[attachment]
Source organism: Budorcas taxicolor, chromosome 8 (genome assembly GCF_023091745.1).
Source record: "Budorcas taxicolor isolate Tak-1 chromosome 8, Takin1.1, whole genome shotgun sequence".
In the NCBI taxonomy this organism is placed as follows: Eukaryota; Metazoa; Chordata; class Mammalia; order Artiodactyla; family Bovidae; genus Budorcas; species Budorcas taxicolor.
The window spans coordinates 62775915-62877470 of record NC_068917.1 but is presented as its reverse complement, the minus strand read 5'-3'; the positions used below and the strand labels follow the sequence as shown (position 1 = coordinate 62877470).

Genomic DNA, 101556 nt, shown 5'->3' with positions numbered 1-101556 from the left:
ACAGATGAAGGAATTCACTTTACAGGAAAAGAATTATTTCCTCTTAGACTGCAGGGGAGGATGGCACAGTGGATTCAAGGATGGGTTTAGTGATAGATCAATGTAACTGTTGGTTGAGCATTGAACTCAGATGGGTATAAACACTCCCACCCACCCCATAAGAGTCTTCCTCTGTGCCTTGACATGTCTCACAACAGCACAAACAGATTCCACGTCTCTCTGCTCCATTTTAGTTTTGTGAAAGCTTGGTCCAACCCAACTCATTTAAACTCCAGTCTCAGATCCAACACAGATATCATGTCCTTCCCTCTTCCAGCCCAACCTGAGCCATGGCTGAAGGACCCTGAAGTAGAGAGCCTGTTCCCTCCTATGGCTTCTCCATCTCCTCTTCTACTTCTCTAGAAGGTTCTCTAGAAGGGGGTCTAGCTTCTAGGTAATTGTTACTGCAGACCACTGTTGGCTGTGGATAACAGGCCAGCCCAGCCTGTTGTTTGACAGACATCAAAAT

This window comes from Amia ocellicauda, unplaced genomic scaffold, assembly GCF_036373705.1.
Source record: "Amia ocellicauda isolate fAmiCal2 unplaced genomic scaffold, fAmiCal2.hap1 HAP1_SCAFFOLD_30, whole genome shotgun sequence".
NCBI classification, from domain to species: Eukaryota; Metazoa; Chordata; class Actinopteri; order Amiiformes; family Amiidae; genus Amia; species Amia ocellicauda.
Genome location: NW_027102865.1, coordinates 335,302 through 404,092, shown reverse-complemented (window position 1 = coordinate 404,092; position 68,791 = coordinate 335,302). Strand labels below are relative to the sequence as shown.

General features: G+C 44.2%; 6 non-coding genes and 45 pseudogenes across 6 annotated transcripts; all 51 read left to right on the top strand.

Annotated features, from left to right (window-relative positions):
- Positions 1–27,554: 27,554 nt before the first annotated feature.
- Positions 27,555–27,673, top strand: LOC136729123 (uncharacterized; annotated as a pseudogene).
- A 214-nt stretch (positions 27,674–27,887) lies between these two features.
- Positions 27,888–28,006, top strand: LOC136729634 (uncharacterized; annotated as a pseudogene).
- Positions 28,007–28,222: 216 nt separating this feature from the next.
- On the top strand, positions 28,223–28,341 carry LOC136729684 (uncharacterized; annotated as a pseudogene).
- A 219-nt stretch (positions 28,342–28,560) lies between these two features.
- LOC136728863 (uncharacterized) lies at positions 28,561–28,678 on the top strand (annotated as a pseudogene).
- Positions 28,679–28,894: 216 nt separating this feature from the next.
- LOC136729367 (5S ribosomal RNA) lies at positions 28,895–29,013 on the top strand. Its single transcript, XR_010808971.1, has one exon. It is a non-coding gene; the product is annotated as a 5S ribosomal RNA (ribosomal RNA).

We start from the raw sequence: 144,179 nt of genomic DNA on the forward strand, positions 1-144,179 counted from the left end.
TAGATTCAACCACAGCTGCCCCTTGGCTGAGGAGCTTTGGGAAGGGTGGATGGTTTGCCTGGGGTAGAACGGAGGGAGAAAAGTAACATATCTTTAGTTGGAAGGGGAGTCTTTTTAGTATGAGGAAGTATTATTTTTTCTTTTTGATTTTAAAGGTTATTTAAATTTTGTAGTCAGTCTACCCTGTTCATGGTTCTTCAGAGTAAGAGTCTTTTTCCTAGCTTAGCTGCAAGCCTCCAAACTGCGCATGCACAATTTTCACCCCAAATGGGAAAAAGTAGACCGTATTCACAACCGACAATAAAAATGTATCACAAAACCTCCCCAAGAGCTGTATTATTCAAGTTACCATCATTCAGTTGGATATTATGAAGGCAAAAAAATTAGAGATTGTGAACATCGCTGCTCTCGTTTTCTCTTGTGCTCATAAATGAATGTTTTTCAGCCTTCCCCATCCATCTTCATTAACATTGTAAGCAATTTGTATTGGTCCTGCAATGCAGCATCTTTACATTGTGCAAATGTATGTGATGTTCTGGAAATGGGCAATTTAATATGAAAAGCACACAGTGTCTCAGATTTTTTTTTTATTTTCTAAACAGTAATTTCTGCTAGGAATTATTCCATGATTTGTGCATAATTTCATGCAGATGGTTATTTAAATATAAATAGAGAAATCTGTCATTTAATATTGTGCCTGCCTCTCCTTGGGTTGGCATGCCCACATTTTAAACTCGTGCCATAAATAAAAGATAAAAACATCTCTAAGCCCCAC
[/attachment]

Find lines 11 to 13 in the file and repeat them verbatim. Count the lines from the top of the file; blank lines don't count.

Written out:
General features: G+C 44.2%; 6 non-coding genes and 45 pseudogenes across 6 annotated transcripts; all 51 read left to right on the top strand.

Annotated features, from left to right (window-relative positions):
- Positions 1–27,554: 27,554 nt before the first annotated feature.